A third method utilizes a diplexing circuit following a single PA which provides a first path and a second path, one path for each mode of the dual mode communication device. The first path is designed for a first RF band in accordance with a first mode and a second path, designed for a second RF band in accordance with a second mode. In this configuration the PA output is connected to a signal transmission line that diverges into the first path and the second path. Each transmission line is connected to a band pass filter and related matching circuitry corresponding to the desired band.
In order for the diplexing method to work, the circuit must include long signal transmission lines to carry the amplified signal between the PA and the components of and the respective filtering. A first consequence is that, space on the printed circuit board (PCB) must be available to accommodate the necessarily long transmission lines as both the line length and width are critical to the circuit performance. Second, the necessary length of the transmission line makes the circuit extremely lossy requiring more power and making the overall circuit less efficient.
A variation of the diplexing method removes the issue of long, lossy transmission lines, but another disadvantage prevails. This circuit requires high precision discrete components to achieve the high Q value necessary for proper circuit performance in place of the lengthy transmission line. This does allow for reduced space necessary on the PCB for the transmission line but the number of high precision parts increases significantly adding to the cost of the device.
A final disadvantage to the diplexing method is the critical out of band impedance of the post PA filters. In order for the diplexing to work properly, the out of band impedance of the first band filter must be accurately known when the circuit is operating at the second frequency band and conversely the out of band impedance of the second frequency band filter must be accurately known when the circuit is operating at the first frequency band. This is necessary to ensure that the transmission lines are the proper length and that the PA sees an open circuit at the second RF band while looking into the first RF band path. Specifying that the out of band impedance be precise, adds cost and complexity to the filter and overall network design.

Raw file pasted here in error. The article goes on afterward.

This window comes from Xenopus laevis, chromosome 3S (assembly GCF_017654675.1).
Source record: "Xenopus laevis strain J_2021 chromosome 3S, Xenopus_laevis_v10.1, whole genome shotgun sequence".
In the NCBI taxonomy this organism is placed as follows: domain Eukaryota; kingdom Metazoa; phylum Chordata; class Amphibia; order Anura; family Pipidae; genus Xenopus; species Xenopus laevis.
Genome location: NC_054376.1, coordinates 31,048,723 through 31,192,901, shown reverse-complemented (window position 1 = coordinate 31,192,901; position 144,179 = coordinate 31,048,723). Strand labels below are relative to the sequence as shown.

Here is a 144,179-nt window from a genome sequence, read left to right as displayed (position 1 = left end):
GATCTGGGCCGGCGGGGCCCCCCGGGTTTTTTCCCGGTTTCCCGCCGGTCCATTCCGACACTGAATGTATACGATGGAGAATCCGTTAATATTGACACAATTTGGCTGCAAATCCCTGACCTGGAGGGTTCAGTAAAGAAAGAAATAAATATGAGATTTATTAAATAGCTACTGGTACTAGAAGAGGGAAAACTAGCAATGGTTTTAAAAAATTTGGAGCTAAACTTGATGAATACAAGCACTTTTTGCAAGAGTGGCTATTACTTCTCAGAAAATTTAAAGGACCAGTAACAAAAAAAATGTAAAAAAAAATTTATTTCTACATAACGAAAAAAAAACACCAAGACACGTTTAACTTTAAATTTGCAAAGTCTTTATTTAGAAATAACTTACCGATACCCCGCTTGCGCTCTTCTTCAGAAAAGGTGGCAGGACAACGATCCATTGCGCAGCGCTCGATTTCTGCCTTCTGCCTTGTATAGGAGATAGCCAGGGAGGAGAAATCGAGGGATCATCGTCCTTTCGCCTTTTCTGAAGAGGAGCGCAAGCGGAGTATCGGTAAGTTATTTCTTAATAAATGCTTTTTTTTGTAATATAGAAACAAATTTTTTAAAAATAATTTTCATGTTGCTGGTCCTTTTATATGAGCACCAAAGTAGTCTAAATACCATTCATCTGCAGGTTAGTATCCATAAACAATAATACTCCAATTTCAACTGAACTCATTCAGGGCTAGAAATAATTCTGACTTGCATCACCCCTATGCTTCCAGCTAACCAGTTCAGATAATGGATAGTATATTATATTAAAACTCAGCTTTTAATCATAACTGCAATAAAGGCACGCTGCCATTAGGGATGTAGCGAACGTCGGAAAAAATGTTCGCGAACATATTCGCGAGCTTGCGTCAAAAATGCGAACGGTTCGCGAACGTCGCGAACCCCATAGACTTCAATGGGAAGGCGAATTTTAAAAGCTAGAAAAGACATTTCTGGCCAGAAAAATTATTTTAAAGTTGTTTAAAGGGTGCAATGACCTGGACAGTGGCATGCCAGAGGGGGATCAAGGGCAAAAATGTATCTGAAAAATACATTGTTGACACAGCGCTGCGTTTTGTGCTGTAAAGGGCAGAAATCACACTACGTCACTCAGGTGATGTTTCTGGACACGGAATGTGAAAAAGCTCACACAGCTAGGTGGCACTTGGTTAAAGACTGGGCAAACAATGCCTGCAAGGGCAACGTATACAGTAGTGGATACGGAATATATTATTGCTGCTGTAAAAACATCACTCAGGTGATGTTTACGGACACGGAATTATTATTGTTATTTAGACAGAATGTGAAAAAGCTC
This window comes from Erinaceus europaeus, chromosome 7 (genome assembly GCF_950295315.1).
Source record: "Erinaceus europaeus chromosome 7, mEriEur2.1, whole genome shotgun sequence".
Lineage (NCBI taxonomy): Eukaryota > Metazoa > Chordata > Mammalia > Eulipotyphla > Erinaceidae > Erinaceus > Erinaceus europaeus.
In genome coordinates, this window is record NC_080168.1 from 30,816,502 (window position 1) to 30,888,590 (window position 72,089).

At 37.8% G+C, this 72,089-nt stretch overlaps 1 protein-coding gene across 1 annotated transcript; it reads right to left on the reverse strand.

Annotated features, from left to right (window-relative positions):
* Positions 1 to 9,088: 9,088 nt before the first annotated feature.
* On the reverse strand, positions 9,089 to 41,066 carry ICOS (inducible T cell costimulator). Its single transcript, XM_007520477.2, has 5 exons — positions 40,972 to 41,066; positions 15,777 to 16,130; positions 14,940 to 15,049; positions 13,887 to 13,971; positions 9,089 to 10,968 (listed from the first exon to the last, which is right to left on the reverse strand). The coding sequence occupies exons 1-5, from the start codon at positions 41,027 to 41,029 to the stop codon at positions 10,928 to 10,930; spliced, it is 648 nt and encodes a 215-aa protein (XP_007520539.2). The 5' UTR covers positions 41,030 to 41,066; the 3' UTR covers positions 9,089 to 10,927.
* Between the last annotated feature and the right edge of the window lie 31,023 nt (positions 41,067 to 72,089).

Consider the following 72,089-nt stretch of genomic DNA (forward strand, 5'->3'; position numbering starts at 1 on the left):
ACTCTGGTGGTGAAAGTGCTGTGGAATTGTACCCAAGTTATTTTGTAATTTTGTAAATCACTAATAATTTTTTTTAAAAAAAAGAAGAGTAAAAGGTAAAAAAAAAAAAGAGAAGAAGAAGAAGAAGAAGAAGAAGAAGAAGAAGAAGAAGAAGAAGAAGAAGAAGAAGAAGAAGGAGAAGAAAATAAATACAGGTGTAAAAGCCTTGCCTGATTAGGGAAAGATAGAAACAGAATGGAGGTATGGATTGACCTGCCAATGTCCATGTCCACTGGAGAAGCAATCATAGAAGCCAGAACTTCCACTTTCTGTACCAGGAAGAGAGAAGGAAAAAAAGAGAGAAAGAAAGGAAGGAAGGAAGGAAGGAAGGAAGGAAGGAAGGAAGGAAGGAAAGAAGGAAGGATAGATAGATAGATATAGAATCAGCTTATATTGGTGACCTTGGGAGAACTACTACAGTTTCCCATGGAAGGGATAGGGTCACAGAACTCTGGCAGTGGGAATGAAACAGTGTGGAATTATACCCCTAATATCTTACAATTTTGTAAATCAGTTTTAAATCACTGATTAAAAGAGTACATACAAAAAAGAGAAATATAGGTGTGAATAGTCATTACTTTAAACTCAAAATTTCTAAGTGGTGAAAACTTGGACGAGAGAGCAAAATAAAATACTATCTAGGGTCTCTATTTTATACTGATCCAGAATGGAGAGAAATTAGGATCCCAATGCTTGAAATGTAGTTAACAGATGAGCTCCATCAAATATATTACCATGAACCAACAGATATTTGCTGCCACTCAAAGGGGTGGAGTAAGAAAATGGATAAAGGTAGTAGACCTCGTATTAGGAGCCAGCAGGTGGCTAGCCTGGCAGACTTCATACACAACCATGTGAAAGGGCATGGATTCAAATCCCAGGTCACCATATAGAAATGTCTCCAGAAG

The use of additional circuitry poses a problem as this requires more space within the device and cost reduction is almost always desired. The current methods are inefficient creating unwanted power drain and reducing overall circuit performance. Therefore, there is a need to improve the means and method of transmitting RF signals in multiple frequency bands using fewer components while maintaining or improving the current transmitter performance levels.
FIG. 1 shows a block diagram of a conventional dual mode radio frequency transceiver.
FIG. 2 shows a block diagram of the transmitter portion of the wireless communication device in accordance with the preferred embodiment of the present invention.
FIG. 3 shows the impedance transformation of the complex transformer as a function of frequency. This shows the transformation of the operative range of the transmitter in accordance with the preferred embodiment of the present invention.
FIG. 4 shows the frequency response of the first path in accordance with the preferred embodiment of the present invention.
FIG. 5 is a smith chart corresponding to the frequency response chart in FIG. 4, showing the impedance of the out of band and the in band signals in accordance with the preferred embodiment of the present invention.
FIG. 6 shows the frequency response of the second path of the preferred embodiment of the present invention.
FIG. 7 is a smith chart corresponding to the frequency response chart in FIG. 6, showing the impedance of the out of band and the in band signals in accordance with the preferred embodiment of the present invention.
The present invention provides a unique method and apparatus for transmitting a radio frequency (RF) communication signal in multiple frequency bands. This may be applicable in wireless communication devices that operate with multiple communication systems, such as cellular communication systems, personal communication systems (PCS), or satellite communication systems. In the preferred embodiment of the present invention a dual mode transceiver of a portable wireless radiotelephone, transmits RF communication signals in a first RF band attuned to what is typically referred to as the 800 MHz frequency band or cellular band, and a second RF band attuned to what is typically referred to as the 1900 MHz band, or PCS band. Further, the dual mode transceiver is designed to operate under the advanced mobile phone system (AMPS) in the cellular band, or under the time division multiple access (TDMA) protocol in both the cellular band and the PCS bands. However, the transceiver may be designed to operate under communication protocols other than AMPS and TDMA, such as the global system for mobile communications (GSM), code division multiple access (CDMA), cdma2000, W-CDMA and the like.